Annually in February, Black History Month is our country’s opportunity to reflect and honor the past of our vibrant and amazing African-American citizens, embrace those making change today, and set an example for those who will hopefully change the world in the future. This year, Ocean Casino Resort is collaborating with The African American Heritage Museum in Atlantic City to bring some of that storied history to life. 
Ocean will be making a donation to the African American Museum, who will be bringing one of their traveling exhibits directly to Ocean. Our back-of-house team will be able to soak up the history in the on-display exhibit on both February 2nd and 3rd. The exhibit is called “Talking About HERstory,” and it puts 32 African-American women from South Jersey front & center, showcasing the impact that these women made in the Atlantic City area, and in New Jersey as a whole. Women like the first female African-American police officer in Atlantic City (and in the State of NJ) Margaret “Maggie” Creswell are profiled, and the exhibit was funded by Rita Mack, a noted African-American businesswoman who with her husband Ralph, has owned two separate McDonalds locations in the AC area for over thirty years. 
We spoke with the founder of The African American Heritage Museum, Ralph Hunter Sr., as he prepared to bring the exhibit to Ocean. He not only spoke at length about the exhibit and why it is important to share this history today, but reflected on the storied history of the African-American community in the Atlantic City area. 
As a historian of both Atlantic City and Southern New Jersey as a whole, what are some of the points of African-American history in Atlantic City that you want to be sure are noted in this exhibit?
Ralph Hunter Sr: The exhibit is called “Talking About HERstory” and points out African-American women from our region. One of the women in the exhibit was a multi-millionaire from the area, her name was Madame Sarah Spencer Washington. She owned a company called Apex, a hair care company. During the Depression, she had four thousand people working for her worldwide. She had beauty schools in six major cities on the East Coast and taught the first group of African-American women how to be entrepreneurs. They became the first group of African-Americans, male or female, to own or operate their own businesses. She was the first African-American to own a golf course in Atlantic County, the old Apex Country Club, where the great African-American golfers played during the Depression. She was also the first African-American woman to own and operate a major hotel, The Brigantine Hotel, in the 40’s. 
Of the 32 women we include in the exhibit, Dr. Vera King Farris was the first African American President of Stockton University. During her tenure, she brought the Holocaust museum to Stockton University. Rita Mack owns the largest volume of McDonalds franchises in Atlantic City, who also sponsored the exhibit. I met Rita Mack some time ago and she wanted to honor African American women in our region and give them their just due and that is what we did.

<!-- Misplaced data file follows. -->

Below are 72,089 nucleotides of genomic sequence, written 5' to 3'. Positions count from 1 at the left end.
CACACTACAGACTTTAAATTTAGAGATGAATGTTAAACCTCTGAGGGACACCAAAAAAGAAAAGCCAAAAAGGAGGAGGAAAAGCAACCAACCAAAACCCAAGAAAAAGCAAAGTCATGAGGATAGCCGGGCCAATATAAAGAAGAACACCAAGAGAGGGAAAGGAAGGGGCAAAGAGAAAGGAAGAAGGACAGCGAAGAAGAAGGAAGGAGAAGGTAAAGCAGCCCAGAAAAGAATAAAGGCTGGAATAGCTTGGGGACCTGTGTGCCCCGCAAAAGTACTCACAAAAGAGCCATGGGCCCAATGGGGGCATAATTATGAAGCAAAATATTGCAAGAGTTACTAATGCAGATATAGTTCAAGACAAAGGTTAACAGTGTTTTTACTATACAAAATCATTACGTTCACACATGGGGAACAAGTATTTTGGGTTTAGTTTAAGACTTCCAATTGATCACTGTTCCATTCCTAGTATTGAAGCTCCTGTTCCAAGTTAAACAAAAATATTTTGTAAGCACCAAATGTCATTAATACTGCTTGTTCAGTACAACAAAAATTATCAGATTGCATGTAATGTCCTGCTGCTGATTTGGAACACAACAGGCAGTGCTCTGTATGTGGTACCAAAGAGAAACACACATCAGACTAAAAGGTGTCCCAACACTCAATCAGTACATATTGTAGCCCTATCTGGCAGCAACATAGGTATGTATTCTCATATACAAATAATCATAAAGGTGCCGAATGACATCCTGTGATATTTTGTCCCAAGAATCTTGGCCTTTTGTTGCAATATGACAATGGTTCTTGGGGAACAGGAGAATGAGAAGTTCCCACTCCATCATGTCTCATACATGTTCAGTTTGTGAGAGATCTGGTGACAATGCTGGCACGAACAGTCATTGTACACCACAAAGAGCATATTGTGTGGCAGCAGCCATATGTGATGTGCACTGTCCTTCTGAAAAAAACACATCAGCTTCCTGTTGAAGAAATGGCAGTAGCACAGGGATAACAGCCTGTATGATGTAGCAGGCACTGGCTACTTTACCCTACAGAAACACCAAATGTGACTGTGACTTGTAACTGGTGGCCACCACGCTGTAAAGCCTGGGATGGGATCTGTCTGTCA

The African American women of Atlantic City truly are a long and storied lineage that you have captured.
RHS:  Absolutely. In 1927, EnochLucky” Johnson (of Boardwalk Empire fame) hired the first female police officer in the United States who happened to be an African American woman. Her salary was the same salary that male police officers were being paid at that time, $2,500.00 annually. The exhibit points out people like Patty Harris, who was a Broadway dancer and had a dance studio, homegrown from Atlantic City. She taught 20,000 kids how to become dancers over her 85-year career. 
To be a historian of Atlantic City, what do you think is one of the most remarkable changes that you got to see for the African-American community, and specifically for women? 
RHS:  I truly thought we would actually see more. Integration, Brown vs. Board of Education, back in 1927 the beaches in Atlantic City were segregated. We can go back and tell those stories. The Democratic Convention came to Atlantic City when Fannie Lou Hamer gave her “I’m sick and tired of being sick and tired” speech. I have a trillion things; there isn’t just one thing that sticks out. I think honoring African American History in February is minuscule; I don’t see African-American history as “African American History,” I see it as American History.
I travel to more than 100 schools and universities annually with traveling exhibits and I get the chance to give this information to kids from elementary school all the way up through universities. This year, we are going to six schools in the Pleasantville School District and we have not been there for a few years; we are going back there to tell these stories. I think if more people understood the accomplishments of African Americans, they would better understand how we got from point A to point B. We have not gotten to point D yet, but it is a process. It is coming along; if we can make sure we have organizations such as Ocean Casino Resort be a part of the solution and giving their employees the opportunity to look cross-culturally and see the importance of these accomplishments. 
It must be remarkable to see how Atlantic City has changed for the African American community in so many ways..
RHS:  When I arrived in the 1950’s it was a booming town, with 30,000 African Americans who owned and operated their own businesses, becoming entrepreneurs  If I can take people back in time, to take them back to the 20’s and 30’s on Kentucky Avenue, or the fact that we had 13 African American doctors here, it was an amazing time. The Atlantic City High School in the 50s was one of the top ten high schools in the United States of America. I am so pleased with Atlantic City in general.
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